“Note-perfect” isn’t always “perfect!”

I was teaching a piano student on Skype this morning, and he played a written-out piece he’d been practicing this past week. He’s been playing piano for about 2 years, and in one of the measures his finger hit a wrong note and he was able to recover instantly, in real time, without interrupting the flow or spirit of the music.

After he finished the piece, I commented “perfect!”

He looked slightly confused and pointed out that it wasn’t “perfect,” since he had mistakenly played a wrong note. (This is understandable, right?)

I then explained that to my mind, most note-perfect performances are far from “perfect.” Many note-perfect performances, some of my own included, are stiff, overly-careful, and non-musical. All in the name of “perfection.” But it’s a false perfection. Sometimes it’s not even music.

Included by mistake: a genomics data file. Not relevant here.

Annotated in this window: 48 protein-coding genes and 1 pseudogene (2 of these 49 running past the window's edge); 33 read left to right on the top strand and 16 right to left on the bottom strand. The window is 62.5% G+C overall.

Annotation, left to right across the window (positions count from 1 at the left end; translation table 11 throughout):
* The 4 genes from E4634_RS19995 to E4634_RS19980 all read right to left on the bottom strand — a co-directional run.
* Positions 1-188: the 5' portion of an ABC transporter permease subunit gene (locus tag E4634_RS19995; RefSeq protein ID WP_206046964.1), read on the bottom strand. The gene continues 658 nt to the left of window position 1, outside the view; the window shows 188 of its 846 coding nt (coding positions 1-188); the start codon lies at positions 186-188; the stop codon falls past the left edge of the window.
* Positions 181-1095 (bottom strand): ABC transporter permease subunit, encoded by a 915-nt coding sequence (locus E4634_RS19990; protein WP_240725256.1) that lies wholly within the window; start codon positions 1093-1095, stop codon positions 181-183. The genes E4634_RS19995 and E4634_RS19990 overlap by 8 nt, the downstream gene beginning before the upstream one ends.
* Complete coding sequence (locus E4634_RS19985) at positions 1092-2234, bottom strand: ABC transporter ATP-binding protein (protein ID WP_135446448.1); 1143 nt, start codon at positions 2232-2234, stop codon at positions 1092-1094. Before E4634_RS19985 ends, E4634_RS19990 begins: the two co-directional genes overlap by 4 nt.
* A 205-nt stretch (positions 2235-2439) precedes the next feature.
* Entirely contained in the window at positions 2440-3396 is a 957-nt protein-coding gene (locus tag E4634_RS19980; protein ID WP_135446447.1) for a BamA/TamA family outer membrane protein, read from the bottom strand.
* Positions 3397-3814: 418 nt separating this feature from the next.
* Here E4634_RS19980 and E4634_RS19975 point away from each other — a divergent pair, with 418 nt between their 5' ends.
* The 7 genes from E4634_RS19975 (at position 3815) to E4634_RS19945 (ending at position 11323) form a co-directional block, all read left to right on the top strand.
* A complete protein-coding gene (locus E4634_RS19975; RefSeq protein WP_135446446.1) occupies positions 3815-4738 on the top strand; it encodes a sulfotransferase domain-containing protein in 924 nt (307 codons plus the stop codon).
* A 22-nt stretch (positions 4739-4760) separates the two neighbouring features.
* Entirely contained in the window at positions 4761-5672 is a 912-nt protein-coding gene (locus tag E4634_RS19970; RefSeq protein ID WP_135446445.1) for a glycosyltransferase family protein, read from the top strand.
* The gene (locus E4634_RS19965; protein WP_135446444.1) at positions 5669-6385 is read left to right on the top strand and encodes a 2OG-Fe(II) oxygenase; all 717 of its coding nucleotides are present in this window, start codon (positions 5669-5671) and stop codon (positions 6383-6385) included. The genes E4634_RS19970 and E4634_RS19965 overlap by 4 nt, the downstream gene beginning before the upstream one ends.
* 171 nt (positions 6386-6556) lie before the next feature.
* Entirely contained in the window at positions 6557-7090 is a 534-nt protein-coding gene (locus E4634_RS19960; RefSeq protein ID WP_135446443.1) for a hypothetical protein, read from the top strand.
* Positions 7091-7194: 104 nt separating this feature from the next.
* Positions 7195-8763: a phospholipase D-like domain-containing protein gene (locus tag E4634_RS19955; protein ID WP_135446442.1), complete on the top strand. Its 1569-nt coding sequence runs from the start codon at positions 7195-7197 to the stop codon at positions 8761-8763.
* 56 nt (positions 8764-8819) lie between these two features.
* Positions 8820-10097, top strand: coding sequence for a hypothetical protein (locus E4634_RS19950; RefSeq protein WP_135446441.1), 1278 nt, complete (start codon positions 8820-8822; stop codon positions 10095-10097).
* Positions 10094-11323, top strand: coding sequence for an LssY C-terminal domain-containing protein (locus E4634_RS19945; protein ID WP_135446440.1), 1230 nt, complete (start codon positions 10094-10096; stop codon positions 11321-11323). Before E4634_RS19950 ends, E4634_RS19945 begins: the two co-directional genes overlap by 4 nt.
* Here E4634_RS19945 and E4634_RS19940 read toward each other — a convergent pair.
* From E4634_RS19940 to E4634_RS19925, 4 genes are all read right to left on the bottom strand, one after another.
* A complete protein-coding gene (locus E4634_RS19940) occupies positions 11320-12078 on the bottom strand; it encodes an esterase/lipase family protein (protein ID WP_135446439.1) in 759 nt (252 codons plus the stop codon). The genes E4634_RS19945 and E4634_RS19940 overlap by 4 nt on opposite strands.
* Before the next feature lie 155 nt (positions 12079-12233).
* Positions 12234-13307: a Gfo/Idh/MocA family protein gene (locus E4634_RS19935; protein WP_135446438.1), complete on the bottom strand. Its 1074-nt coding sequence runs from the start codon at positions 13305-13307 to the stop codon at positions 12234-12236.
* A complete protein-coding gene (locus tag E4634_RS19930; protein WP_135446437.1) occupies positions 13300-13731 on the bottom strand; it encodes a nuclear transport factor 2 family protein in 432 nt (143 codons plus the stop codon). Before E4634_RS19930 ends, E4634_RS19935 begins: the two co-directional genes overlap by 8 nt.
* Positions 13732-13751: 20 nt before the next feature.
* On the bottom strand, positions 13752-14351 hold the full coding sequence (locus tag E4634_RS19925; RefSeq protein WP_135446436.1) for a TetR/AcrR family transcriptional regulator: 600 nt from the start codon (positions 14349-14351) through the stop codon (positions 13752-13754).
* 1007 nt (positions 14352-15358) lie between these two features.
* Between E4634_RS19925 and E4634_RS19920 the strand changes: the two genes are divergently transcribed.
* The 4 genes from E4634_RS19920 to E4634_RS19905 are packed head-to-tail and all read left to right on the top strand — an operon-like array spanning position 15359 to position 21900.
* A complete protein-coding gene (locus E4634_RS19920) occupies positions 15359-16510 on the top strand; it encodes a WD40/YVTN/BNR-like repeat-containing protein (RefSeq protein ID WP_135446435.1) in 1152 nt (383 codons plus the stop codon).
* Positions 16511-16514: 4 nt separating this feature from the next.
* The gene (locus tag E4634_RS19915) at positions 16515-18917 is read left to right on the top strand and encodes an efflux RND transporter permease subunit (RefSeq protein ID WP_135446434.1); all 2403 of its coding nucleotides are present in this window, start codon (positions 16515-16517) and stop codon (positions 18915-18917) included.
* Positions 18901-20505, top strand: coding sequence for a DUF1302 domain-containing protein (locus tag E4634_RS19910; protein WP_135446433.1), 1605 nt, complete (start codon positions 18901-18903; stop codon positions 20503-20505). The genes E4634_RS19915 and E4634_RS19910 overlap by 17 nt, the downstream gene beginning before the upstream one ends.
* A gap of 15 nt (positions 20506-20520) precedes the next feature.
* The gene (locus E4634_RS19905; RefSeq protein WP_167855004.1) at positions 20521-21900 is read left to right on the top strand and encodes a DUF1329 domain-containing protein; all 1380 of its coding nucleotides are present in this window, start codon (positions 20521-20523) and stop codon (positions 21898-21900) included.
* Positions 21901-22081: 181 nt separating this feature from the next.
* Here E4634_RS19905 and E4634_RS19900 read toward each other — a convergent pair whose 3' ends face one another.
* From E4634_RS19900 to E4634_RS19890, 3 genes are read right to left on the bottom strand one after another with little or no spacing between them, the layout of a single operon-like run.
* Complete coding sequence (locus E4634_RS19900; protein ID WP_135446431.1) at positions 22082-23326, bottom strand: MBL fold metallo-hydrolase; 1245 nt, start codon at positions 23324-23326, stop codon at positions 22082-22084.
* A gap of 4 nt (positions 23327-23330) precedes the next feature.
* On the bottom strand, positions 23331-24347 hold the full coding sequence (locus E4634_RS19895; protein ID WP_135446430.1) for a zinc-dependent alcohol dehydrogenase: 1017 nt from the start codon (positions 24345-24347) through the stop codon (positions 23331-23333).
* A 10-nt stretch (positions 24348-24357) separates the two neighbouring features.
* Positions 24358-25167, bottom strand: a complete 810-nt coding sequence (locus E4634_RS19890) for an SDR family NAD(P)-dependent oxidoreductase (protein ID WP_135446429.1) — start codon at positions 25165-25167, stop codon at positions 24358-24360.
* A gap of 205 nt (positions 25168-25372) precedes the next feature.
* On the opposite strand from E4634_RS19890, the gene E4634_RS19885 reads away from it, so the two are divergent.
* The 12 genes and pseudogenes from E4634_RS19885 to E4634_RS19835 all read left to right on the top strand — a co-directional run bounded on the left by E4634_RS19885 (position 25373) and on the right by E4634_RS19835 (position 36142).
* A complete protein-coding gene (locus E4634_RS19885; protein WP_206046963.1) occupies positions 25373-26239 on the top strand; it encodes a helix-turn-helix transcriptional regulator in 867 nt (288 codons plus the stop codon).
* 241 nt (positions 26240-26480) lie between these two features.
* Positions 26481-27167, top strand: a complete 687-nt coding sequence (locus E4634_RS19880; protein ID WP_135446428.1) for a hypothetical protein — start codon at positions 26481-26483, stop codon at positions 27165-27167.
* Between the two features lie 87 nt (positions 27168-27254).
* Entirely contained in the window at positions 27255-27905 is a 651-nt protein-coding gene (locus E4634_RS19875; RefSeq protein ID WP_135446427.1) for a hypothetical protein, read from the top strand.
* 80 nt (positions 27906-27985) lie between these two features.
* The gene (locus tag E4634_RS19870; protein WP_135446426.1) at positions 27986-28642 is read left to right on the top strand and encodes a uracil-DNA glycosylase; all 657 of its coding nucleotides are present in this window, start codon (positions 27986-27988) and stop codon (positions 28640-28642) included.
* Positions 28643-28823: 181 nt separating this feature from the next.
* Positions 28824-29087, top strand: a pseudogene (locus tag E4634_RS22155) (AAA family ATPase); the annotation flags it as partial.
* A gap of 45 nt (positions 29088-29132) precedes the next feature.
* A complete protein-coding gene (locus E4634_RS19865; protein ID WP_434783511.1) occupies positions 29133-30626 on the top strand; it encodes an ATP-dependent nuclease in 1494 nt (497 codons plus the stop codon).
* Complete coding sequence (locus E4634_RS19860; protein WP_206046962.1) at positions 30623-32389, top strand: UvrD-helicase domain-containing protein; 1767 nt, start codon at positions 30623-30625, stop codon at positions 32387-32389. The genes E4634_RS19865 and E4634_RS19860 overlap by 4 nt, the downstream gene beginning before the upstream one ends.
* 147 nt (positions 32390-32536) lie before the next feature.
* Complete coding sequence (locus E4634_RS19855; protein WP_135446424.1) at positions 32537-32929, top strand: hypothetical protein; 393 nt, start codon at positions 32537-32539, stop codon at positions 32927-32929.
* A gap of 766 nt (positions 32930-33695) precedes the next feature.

Instead, how about a well-prepared, passionate musical performance wherein the pianist can instantly and seamlessly deal with occasional mistakes while bringing a musical piece to life? I’ll choose this every time, and it’s exactly how my student played his piece during our lesson together.

In other words: “perfect!”

Enjoy the journey, and “let the music flow!”


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